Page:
Figure 1. Sudden acoustic stimulus provokes increase in respiratory rate and EEG desynchronization. (A) Raw data records of respiratory signal, respiratory rate, EEG and gross motor movements (piezoelectric sensor). Acoustic stimulus (60 dB, 0.5 s white noise) is marked “S.” Dotted and solid lines under the EEG record indicate data segments that underwent spectral analysis for (B). Note that no body movement occurred during or after the stimulus (for comparison, effect of a small movement is shown at the end of the bottom trace (asterisk). (B) EEG spectra obtained just before (dotted line) and just after (solid line) presentation of the acoustic stimulus.
In experiments with concurrent recording of EEG and respiration, tachypneic respiratory responses were always associated with EEG desynchronization, with larger suppression of EEG amplitude at the lower frequency range (Figure 1). Mean reduction of the total spectral power was from 397 ± 25 to 181 ± 14 μV2.
In the second group of rats, we simultaneously recorded respiration and ECG. We did not find any consistent effects of our acoustic stimulation on the heart rate, even when respiratory responses were quite vigorous (Figure 2). There were no obvious cardiac responses immediately (first 2–3 s) after the stimulus; small tachycardia (10–15 bpm) sometimes developed a few seconds later.
Figure 2. Sudden acoustic stimuli provoke increases in respiratory rate, without affecting heart rate. Raw data records show respiratory signal, respiratory rate, ECG, and heart rate during presentation of 60 dB stimulus (left panel) and 90 dB stimulus (right panel). Both records are from the same animal.
Acoustic stimuli provoked variable effects in the tail blood flow, depending on the basal level of this variable. When the flow was at reasonably high levels, the stimuli usually provoked a substantial reduction (Figure 3A); the onset of this effect was delayed by 1.5–2 s compared to respiratory responses. The time course of this cutaneous vasoconstrictor response was substantially slower than the respiratory effects. Sometimes vasoconstriction was quite modest or even absent while the tachypneic response was still vigorous (Figure 3B). Finally, when the flow was at near-zero levels, acoustic stimuli had no effect on it (Figure 3C) while respiratory responses were well expressed. Thus, tachypneic respiratory responses could be associated with prominent, modest, or no cutaneous response.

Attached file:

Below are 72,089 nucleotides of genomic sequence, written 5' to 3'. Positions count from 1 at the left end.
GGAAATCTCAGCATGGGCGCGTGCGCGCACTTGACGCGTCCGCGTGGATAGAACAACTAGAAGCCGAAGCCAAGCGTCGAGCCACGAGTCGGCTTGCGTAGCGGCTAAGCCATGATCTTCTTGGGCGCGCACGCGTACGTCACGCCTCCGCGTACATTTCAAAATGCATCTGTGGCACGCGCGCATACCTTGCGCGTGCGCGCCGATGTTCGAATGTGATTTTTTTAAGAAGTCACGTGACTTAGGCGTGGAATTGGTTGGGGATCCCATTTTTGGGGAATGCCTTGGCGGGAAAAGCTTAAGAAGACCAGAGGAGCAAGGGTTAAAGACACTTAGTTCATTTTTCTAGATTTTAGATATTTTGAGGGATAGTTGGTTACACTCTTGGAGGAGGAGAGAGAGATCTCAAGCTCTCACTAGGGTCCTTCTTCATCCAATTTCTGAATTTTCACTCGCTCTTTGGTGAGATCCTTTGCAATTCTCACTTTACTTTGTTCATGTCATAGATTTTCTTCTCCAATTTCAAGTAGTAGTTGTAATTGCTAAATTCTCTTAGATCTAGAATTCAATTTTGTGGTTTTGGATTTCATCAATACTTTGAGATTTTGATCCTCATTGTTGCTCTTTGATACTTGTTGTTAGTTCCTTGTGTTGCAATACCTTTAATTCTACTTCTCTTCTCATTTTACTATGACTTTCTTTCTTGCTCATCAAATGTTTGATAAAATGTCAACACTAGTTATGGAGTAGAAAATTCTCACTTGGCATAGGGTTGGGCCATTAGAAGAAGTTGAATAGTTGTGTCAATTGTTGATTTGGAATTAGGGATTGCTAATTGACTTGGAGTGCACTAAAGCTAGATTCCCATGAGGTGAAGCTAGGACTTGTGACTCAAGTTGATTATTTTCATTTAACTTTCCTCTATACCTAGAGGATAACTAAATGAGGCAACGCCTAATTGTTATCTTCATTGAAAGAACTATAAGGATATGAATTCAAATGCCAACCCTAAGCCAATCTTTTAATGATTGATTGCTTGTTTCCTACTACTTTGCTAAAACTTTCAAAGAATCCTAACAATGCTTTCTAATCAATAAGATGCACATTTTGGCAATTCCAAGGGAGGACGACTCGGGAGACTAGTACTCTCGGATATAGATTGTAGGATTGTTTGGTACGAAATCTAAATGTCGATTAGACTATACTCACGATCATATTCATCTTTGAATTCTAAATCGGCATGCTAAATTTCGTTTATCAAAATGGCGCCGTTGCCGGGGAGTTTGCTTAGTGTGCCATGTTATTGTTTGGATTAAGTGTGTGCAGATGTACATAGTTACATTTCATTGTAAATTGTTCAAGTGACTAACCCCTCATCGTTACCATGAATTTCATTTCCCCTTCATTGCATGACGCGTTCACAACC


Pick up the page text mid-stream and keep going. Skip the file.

Figure 3. Sudden acoustic stimuli provoke increases in respiratory rate associated with variable effects on the cutaneous blood flow. In (A), stimulus provoked vigorous vasoconstriction in the cutaneous vascular bed; in (B) - very modest cutaneous effect was observed; and in (C) - cutaneous reaction is undetectable due to very low baseline blood flow. Data traces show respiratory signal, respiratory rate and ultrasound Doppler signal from the tail artery. Black rectangles indicate presentation of acoustic stimuli (60 dB). All records are from the same experiment. See text for details.
Our principal purpose was to determine the relationship between individual components of the orienting response in rats. Our major novel findings are that rapid “sniffing” respiratory arousal responses to innocuous auditory stimuli are associated with cortical arousal. They are more sensitive than HR or cutaneous vasoconstriction responses, and have temporal resolution comparable to EEG desynchronization.
Respiratory Arousal is not a Startle
We have recently described respiratory arousal responses elicited in rats by sudden sensory stimuli of various modalities (Kabir et al., 2010), and our current data expand the range of these stimuli to the purely acoustical. Several lines of evidence suggest that this response form is not a simple startle reflex. Firstly, their latencies are considerably longer than latencies of startle response in rats (6–8 ms, Davis, 1986). Secondly, the intensity of our acoustic stimuli (60 dB) and their slow rise and fall times were deliberately selected to avoid startle, and indeed in many instances tachypneic responses occurred without any associated motor responses. Finally, in a preliminary study we have demonstrated that integrity of the dorsomedial hypothalamus (DMH; a well known “defense area” engaged in cardiovascular responses to stressors; Hilton, 1982; DiMicco et al., 2002) is also essential for the expression of this respiratory response form (Nalivaiko et al., 2010). In contrast, the reflex arc of the startle response is limited to the lower pons (Davis, 1986). It is thus quite likely that some simple reflexive processing of the stimulus event is involved in the genesis of these rapid respiratory responses, as in rodents, sniffing elicited by non-olfactory stimuli most probably serves a risk-assessment purpose. Of major interest here is that qualitatively similar tachypneic responses have been reported in newborn infants in response to tactile stimuli (McNamara et al., 1998), and in a rudimentary form they are present in adult humans (Harver and Kotses, 1987; Reyes del Paso and Vila, 1993).
The Importance of this New Respiratory Response